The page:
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ERIC Number: ED032032
Record Type: Non-Journal
Publication Date: 1969-May
Pages: 150
Abstractor: N/A
Reference Count: N/A
Some Comparisons Between Conventional College Teaching Methods and a Composite of Procedures Involving Large Lecture Groups, Seminars, and Reduced Class Time.
Bean, Alvin T.
This study's purpose was to determine differences in achievement, attitude, and critical thinking in junior college freshman subjects that could be attributed to either of two ways of teaching English and history and to use the data to make decisions on pupil deployment and on plant and staff use. The experimental group comprised students taking both English and history in the Special Program; the control groups were randomly chosen from five regular English and history sections. For each subject, the schedule of the experimental group was one hour of general assembly, a 1-hour seminar, and a third hour of tutoring or independent study. Of the six teachers, one each taught the English and history experimental groups and two each, the control groups. Both groups followed the same course and textbook. Four tests were administered before and after the experiment; data were collected within the first and last 14 class days and tested by null hypotheses. From the findings, it was concluded: (1) mastery of factual content is not significantly related to varying teaching methods; (2) attitude changes toward a subject vary from discipline to discipline, even with the same teaching method; and (3) skill in critical thinking may be increased by deliberately chosen teaching methods. The author discusses the implications of this study and offers recommendations concerning further study of the relationship of subject matter, teacher method, and teacher competence to academic achievement. (HH)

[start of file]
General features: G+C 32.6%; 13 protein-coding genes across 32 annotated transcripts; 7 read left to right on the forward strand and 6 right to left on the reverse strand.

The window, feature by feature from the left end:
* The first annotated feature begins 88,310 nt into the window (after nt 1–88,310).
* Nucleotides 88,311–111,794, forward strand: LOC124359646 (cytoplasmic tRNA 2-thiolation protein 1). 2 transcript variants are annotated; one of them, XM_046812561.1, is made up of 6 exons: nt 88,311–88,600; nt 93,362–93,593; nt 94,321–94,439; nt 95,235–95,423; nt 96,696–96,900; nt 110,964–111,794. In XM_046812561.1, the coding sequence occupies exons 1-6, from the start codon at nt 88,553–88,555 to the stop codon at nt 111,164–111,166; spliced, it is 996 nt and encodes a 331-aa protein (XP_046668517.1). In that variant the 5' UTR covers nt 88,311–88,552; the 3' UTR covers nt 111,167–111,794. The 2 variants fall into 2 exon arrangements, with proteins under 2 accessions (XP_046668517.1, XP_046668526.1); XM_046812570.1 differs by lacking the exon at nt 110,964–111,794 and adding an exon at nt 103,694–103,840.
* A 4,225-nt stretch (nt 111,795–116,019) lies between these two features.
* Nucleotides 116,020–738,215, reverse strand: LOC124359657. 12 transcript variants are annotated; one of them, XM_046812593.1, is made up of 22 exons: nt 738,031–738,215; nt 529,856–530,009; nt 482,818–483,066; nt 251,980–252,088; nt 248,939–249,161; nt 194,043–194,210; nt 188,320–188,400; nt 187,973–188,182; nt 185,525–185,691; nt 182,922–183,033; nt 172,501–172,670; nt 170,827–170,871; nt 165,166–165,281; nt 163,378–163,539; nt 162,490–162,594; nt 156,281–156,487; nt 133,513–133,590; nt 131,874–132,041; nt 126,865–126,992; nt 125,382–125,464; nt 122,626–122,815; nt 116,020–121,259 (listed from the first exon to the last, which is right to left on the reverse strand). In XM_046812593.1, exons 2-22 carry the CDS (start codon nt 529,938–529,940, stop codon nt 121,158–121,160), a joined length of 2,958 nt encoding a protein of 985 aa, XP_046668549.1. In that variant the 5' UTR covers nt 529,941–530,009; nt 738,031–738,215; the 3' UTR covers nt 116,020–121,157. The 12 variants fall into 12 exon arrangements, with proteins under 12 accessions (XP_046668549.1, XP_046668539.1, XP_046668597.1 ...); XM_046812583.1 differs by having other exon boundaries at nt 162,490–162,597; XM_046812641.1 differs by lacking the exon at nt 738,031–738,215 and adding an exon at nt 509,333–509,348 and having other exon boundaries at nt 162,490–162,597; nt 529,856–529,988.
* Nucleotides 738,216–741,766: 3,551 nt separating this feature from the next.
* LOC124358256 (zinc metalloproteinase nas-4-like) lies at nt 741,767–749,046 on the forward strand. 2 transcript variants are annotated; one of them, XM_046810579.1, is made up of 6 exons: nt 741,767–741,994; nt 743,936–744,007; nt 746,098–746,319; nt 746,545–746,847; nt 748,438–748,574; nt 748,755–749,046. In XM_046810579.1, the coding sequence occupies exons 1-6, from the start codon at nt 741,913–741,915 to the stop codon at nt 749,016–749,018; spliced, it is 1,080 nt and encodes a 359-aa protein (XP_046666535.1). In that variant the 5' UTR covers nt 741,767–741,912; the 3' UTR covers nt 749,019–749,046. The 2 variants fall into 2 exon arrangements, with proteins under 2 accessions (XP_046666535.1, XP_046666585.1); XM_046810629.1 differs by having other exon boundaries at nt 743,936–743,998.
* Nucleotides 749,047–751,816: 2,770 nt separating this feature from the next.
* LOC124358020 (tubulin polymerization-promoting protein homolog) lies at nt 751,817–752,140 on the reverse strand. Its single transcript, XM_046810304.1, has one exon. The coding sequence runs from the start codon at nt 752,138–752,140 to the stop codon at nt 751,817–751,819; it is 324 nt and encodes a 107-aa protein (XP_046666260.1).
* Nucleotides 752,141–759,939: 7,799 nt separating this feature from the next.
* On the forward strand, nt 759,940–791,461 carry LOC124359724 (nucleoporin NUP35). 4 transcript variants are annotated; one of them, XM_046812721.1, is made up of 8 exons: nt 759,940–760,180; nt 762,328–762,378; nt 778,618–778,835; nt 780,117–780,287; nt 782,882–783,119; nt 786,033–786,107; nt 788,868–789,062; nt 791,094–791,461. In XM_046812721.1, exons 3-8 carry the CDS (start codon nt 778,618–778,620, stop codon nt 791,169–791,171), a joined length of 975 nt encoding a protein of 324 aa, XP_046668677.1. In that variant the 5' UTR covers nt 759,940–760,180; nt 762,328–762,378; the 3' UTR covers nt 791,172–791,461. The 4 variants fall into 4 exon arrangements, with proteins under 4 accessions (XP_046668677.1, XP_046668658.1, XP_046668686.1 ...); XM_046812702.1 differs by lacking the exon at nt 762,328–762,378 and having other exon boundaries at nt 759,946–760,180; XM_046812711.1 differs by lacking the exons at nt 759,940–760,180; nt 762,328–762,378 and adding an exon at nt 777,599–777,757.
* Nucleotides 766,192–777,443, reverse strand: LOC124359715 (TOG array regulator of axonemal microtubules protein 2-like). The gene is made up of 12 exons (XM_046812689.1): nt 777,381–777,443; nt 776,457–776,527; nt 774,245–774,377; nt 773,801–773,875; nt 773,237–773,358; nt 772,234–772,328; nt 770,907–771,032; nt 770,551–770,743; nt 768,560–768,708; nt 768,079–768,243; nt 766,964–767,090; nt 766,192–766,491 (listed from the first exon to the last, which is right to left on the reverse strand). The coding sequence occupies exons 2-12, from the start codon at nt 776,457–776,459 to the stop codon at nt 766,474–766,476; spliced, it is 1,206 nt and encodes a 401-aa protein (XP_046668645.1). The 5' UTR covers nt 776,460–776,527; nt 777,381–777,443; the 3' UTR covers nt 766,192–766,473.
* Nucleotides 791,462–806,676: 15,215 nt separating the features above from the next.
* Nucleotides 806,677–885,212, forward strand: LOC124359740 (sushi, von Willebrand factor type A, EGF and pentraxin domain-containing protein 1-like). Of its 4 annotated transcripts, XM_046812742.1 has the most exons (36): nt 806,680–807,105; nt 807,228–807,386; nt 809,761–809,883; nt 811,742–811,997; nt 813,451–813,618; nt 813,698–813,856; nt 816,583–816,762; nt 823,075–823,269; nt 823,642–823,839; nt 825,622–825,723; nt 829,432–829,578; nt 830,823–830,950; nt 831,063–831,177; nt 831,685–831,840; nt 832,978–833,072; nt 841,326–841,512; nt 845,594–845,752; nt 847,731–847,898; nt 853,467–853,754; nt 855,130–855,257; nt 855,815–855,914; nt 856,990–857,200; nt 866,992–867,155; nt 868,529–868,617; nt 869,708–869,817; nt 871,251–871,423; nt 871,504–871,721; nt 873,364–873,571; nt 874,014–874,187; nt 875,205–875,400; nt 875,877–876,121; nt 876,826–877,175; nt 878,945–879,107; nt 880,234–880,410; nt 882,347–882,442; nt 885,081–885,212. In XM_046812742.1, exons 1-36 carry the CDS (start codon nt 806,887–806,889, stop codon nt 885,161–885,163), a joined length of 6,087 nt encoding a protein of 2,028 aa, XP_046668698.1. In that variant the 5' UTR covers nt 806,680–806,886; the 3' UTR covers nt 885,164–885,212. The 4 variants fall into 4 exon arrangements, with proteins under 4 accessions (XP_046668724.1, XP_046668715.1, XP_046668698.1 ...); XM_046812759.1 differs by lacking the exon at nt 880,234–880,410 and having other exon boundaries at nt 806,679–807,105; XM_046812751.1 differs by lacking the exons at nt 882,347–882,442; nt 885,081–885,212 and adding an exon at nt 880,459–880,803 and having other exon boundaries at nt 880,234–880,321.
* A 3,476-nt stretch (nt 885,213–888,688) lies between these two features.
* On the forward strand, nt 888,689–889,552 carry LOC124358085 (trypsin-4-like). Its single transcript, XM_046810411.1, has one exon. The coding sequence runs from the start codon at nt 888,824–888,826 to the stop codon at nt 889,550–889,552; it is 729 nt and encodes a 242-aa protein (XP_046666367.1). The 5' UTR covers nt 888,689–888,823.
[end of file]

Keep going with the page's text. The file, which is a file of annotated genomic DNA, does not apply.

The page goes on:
University Microfilms, 300 North Zeeb Road, Ann Arbor, Michigan 48106
Publication Type: N/A
Education Level: N/A
Audience: N/A
Language: N/A
Sponsor: N/A
Authoring Institution: N/A
Identifiers - Location: Texas